• A lens (usually in the camera) that focuses the incoming light on an image sensor
  • A computer but when “smart cameras’ are used the processing can happen within the camera
  • Image processing software
  • Artificial intelligence algorithms

Business applications for computer vision software

Applications for computer vision are finding increasing popularity across industries. This is because of the potential of improving ROI from these 3 benefits

  • Faster and simpler process,particularly in monotonous, repetitive work.
  • Accurate outcomes because machines never make a mistake. Products and services will be fast and of higher quality.
  • Cost-reduction because errors are minimized, companies save a lot by not needing to fix defects in products or services.

Here is a bird-eye view on applications of computer vision in business processes and it’s a helpful insight to whether AI and computer vision will be helpful in your business as well.

1. Safer navigation

The automotive industry accounted for the largest market share of computer vision technologies in 2017 with an estimated USD 1.6 billion. Computer vision is being used to study traffic flow and devise intelligent solutions for smart cities. It also plays a huge role in automated license plate recognition and detecting moving traffic violations. So, if you were fined for a traffic violation recently, remember that it was computer vision at work (and also remember to drive safely).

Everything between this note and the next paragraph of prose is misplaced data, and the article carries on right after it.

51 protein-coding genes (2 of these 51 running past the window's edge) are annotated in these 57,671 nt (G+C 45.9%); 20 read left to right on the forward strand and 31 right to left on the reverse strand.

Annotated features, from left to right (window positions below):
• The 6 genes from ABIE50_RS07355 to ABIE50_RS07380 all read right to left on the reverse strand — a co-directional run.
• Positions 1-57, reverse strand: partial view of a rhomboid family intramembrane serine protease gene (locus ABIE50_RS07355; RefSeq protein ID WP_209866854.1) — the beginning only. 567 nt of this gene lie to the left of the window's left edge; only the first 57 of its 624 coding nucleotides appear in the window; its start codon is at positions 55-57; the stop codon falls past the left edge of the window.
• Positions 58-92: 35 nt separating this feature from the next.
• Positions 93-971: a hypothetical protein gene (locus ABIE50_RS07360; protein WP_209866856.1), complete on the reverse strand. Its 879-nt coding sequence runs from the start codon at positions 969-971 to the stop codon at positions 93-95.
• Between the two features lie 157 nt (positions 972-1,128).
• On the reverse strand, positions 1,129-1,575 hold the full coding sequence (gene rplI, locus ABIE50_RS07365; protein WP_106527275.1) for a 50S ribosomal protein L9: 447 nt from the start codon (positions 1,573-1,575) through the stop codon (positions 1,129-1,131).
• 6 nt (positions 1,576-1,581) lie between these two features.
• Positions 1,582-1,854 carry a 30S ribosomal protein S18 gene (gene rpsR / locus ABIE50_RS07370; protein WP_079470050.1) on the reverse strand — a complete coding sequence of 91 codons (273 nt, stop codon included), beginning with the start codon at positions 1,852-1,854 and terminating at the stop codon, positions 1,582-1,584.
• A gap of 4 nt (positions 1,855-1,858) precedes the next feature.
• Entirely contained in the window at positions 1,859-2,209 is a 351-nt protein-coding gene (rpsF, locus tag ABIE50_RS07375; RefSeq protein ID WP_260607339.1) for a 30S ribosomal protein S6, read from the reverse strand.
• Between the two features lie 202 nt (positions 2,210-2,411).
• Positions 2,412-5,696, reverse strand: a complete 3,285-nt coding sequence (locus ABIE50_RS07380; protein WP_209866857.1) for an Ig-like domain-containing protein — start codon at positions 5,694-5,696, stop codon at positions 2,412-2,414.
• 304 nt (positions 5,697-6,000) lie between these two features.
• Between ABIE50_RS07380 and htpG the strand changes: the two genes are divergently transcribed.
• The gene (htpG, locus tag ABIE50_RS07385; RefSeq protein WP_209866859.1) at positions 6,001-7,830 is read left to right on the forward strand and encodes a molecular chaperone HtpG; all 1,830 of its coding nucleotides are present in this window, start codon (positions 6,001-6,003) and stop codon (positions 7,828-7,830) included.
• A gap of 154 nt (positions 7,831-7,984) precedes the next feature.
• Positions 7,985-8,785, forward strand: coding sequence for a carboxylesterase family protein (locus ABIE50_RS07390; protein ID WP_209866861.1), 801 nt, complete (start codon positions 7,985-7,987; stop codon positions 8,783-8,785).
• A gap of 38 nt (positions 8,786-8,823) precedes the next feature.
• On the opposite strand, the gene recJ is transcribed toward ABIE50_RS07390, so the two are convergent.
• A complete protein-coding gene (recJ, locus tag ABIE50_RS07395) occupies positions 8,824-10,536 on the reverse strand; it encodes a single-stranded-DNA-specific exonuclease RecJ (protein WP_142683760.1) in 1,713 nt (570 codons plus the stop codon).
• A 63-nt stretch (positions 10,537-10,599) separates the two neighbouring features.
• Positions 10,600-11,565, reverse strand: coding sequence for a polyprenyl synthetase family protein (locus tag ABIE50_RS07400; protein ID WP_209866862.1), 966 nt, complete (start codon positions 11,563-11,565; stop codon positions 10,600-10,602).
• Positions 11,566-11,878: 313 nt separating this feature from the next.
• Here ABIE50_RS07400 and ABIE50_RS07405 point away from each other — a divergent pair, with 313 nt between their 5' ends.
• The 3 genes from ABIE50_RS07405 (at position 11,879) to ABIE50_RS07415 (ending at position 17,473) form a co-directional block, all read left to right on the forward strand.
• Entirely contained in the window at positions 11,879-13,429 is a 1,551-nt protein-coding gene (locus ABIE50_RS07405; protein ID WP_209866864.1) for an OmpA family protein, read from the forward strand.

But it’s in the field of autonomous vehicles that computer vision technology is truly flexing its muscles. Autonomous vehicles use CNNs to see objects, other vehicles and pedestrians around it. The vehicle then knows when to speed up, slow down or switch lanes. Advanced driver assistance systems (ADAS) use the same technology to mitigate collisions.

Behavioural analysis and facial recognition can also gauge the driver’s attentiveness. It can tell when the driver is daydreaming, using a cellphone or even driving under the influence.

Also read: How businesses use ML to improve processes

2. Security and surveillance

Computer vision technology is being deployed inside homes and in public spaces in an attempt to make security smarter. Facial recognition, crowd detection, abnormal/suspicious behaviour detection can be used to alert law enforcement and emergency services in the case of a crime or an accident.

Apple’s Face ID is perhaps the most popular application of facial recognition technology in the field of biometric mobile security. The phone uses cameras, sensors and a dot projector to create a 3D map of the user’s face which is used to authenticate payments and unlock the phone.

3. Manufacturing process control

Well trained computer vision applications integrated into robotics has been a game-changer in optimising industrial processes. Cameras along the production lines can recognize and flag manufacturing defects with greater precision and speed than humans.